Matt Hoover (http://www.nightflightcharters.com) likens his original Slo-Poke 15′, named Pinocchio, to a Fully restored 55 Chevy but on water. We agree 110%!! Even when fully loaded, Pinocchio drafts a mere 5″ of water and will haul A*S at 35 MPH. Pinocchio was made from a mold popped off of one of the only existing 15 foot Willy Roberts boats. It is a true piece of skiff history. Read the full story here.
Here is a breakdown of the rehab project and finished results for your viewing pleasure.
Pinocchio – By Matt Hoover, www.nightflightcharters.com
The first time that my buddy Capt. Stacy Mullendore and I saw this skiff was when it was hanging from a boat lift down in Port Royal, Naples. To make a long story short, we wound up acquiring it about three years later in 1996. It was in fair condition at the time. It had an old long shaft 25 horse motor on it that I later sold for $600.
We stripped the boat down to bare bones and did body work on it and I painted it with PPG Concepts paint. It was Emerald Green and Tan. The logo’s were replicated at a vinyl shop. We had a custom poling platform built and put on a new Mariner 40 horse motor with trim and tilt.
In the next year, we found out the boats history. I know and have fished with Steve Huff over the years. He told me that Willy Roberts had made three 15 foot Willy Roberts boats. Two of them faded away and the last one was owned by Billy Knowles. Willy Roberts built perhaps the most influential skiff of the time. He had his shop inTavernier. His main boats were either 20 feet or 17 feet. He was known to build whatever you want. His early skiffs were made of marine plywood, but he eventually started making them out of fiberglass. His boats are beautiful with the classic Carolina lines. Most of the Keys guides of the day had to have a Willy. That particular profile is missing from today’s skiff because they do grab the wind. I do love the lines though. You can buy new Willy Roberts boats now out of Miami.
Steve Huff and others got Billy to take that boat to Freddy Archibald in Homosassa. Billy owned and operated Green Heron Boat works. He is of the ShiPoke skiff fame which was another Steve Huff collaboration. They built a mold and made 10 of the hulls. Two of those boats were sold to Jack Nicklaus as tenders for his yacht. Our hull was vacuum bagged with Klegacell and S class series glass. It was a modern process with modern materials for the time.
We have used the boat for almost 15 years. We were one of the few in our area to start using two different boats for shallow water fishing. There just weren’t that many technical poling skiffs at the time. I liken our boat to a restored 55 Chevy if you will.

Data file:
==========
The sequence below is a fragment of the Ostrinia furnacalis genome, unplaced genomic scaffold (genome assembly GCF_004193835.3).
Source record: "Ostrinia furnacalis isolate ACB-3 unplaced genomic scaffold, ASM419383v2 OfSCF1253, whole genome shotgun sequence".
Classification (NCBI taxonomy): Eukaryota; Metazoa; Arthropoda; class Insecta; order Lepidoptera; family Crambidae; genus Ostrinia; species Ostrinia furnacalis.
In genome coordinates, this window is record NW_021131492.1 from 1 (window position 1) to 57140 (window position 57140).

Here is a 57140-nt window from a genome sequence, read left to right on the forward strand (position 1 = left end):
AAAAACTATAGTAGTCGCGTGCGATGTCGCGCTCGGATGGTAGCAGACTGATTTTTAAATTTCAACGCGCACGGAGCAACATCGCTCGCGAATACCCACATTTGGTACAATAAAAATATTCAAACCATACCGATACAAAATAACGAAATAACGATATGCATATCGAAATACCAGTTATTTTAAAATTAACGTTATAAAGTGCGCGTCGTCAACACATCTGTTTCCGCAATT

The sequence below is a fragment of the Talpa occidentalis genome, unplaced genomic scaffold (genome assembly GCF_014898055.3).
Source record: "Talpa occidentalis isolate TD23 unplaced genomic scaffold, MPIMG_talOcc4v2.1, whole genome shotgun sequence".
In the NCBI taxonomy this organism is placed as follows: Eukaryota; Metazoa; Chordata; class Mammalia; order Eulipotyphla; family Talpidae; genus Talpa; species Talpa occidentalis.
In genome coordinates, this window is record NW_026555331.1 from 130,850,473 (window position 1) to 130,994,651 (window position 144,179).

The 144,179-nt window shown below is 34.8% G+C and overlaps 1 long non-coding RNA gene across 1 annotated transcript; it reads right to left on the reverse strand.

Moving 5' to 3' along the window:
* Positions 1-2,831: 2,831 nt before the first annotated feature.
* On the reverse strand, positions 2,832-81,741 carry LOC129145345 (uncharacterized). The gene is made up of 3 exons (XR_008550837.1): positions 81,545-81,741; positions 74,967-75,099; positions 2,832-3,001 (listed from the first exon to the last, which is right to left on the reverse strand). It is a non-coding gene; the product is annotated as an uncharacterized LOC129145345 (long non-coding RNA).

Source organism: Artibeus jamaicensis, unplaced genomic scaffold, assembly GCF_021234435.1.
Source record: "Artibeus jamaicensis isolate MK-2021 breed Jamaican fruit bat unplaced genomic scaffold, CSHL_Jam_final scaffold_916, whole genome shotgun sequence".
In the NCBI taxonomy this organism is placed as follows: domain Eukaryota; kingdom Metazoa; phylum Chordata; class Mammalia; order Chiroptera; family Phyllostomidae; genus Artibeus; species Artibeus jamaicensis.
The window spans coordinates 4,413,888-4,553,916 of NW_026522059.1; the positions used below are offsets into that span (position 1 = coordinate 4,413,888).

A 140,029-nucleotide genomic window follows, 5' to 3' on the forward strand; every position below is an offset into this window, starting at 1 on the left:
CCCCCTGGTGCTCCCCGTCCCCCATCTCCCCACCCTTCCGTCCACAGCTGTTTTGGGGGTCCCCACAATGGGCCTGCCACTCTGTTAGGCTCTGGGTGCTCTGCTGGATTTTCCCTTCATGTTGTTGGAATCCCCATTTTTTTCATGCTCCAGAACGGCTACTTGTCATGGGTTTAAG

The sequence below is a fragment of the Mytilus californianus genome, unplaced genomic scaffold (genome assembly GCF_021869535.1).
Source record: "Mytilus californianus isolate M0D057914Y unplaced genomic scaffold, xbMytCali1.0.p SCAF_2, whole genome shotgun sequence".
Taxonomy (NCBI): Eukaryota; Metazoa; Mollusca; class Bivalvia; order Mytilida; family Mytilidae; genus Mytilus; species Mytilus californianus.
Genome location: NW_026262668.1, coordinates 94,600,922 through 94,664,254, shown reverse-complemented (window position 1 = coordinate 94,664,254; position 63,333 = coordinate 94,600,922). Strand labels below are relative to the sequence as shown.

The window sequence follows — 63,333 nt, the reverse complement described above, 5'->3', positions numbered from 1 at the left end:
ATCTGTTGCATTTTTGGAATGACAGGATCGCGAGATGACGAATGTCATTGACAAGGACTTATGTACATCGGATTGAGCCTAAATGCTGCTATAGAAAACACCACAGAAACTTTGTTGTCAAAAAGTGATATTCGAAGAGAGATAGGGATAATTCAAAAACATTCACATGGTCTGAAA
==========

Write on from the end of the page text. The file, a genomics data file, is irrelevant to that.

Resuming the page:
Last year, we decided that the paint was tired, the floorboard was loose and there neede to be a few tweeks that we didn’t do quite right at the time. We used PPG Concepts again and took the boat down to nothing and redid it from scratch. The paint cost almost twice as much as the first time around! It turned out beautiful once again and is solid as a rock.
Pinocchio will float in an honest 4 to 5 inches and has put many fish over the side via fly rod. It is a real ride when you hook a big tarpon as well. Pinocchio has served us well over the years. I hope to continue to enjoy him some more.
Nice boat. I wanted to correct one item in the story, though. Fred Archibald, not Billy Knowles, was the owner of Green Heron Boat Works. Fred’s original product was the ShiPoke, which I believe he created from a modified Sidewinder hull. Later he popped a hull mold off of the Willie Roberts boat that became the SloPoke. Billy Knowles was a Keys guide and a buddy of Fred’s. Nice guy. He was always fun to be around. I was just a teenager working for Fred when his shop was in St. Petersburg, Fla. Billy and Fred and variety of other characters always kept me entertained. I was there when we finished the SloPoke hull mold — many days of wet sanding — and designed the cockpit. I went with Fred down to a large boat builder in Fort Lauderdale to learn how to use Klegacell, which was a PVC foam. The Klegacell and S-glass made a remarkably strong deck. Glad some of the old boats are still in use.